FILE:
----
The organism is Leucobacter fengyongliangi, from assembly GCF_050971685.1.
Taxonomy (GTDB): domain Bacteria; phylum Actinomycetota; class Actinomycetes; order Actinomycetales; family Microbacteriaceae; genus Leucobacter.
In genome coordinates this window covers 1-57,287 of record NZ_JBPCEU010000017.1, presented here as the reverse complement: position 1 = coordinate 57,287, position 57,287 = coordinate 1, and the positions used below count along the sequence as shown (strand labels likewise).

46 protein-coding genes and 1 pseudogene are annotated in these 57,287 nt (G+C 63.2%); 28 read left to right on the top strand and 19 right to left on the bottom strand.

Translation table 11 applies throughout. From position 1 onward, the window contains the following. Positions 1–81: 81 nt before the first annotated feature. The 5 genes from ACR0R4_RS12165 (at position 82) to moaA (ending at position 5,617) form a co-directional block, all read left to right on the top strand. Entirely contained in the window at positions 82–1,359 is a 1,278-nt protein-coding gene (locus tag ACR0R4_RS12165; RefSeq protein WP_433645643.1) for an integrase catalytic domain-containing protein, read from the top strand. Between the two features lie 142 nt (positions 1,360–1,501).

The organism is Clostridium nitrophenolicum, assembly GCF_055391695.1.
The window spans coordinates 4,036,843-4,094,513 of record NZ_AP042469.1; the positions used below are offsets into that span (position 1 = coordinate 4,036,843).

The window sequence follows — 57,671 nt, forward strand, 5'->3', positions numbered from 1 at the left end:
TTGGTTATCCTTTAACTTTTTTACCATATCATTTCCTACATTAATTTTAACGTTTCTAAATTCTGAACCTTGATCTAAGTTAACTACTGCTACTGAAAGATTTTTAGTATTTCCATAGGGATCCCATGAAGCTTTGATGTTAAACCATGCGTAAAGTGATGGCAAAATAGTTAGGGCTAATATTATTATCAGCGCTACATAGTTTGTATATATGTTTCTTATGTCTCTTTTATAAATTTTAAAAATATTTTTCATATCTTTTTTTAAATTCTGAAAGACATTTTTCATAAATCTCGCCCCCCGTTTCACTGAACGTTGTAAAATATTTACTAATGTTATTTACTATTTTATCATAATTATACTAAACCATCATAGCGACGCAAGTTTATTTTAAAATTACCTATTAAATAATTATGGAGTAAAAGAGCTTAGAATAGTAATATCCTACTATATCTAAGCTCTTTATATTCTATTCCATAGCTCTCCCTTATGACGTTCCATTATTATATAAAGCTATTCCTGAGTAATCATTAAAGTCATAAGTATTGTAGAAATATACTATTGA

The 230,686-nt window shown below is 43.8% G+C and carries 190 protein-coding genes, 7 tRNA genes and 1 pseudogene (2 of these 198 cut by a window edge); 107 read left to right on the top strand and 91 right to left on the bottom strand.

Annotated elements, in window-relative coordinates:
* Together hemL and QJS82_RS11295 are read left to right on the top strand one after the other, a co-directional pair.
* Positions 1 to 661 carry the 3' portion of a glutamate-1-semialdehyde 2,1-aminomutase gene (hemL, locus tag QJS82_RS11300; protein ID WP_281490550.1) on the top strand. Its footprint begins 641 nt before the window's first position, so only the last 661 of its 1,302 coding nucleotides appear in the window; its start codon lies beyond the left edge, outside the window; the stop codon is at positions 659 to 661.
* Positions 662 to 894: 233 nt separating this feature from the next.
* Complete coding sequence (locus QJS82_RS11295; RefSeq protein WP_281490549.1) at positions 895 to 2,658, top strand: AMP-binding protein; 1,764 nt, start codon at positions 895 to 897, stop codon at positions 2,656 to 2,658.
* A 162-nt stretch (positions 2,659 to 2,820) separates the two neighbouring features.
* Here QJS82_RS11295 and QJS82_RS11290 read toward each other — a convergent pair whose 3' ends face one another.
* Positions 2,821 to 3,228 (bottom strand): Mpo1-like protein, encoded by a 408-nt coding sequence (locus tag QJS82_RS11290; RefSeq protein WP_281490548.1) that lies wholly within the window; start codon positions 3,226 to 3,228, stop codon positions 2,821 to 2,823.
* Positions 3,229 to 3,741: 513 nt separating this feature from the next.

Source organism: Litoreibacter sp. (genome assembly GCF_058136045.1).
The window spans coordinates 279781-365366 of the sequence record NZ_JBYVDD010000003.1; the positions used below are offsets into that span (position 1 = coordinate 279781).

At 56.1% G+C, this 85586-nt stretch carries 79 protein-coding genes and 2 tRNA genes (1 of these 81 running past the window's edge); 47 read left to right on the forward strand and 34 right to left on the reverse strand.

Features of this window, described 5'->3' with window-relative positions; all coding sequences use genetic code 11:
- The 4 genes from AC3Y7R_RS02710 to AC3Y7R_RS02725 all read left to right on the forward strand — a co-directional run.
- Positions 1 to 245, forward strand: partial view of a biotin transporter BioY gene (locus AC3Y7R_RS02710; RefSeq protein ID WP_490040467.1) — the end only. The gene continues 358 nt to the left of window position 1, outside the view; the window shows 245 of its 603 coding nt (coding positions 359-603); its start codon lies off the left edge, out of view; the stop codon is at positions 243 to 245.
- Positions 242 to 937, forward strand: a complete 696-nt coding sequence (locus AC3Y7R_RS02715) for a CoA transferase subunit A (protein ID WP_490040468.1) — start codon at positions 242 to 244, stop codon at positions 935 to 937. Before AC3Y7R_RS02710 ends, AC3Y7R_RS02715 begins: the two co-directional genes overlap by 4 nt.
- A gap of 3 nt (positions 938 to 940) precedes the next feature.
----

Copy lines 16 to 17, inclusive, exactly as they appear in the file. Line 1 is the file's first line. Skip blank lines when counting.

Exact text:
* A 162-nt stretch (positions 2,659 to 2,820) separates the two neighbouring features.
* Here QJS82_RS11295 and QJS82_RS11290 read toward each other — a convergent pair whose 3' ends face one another.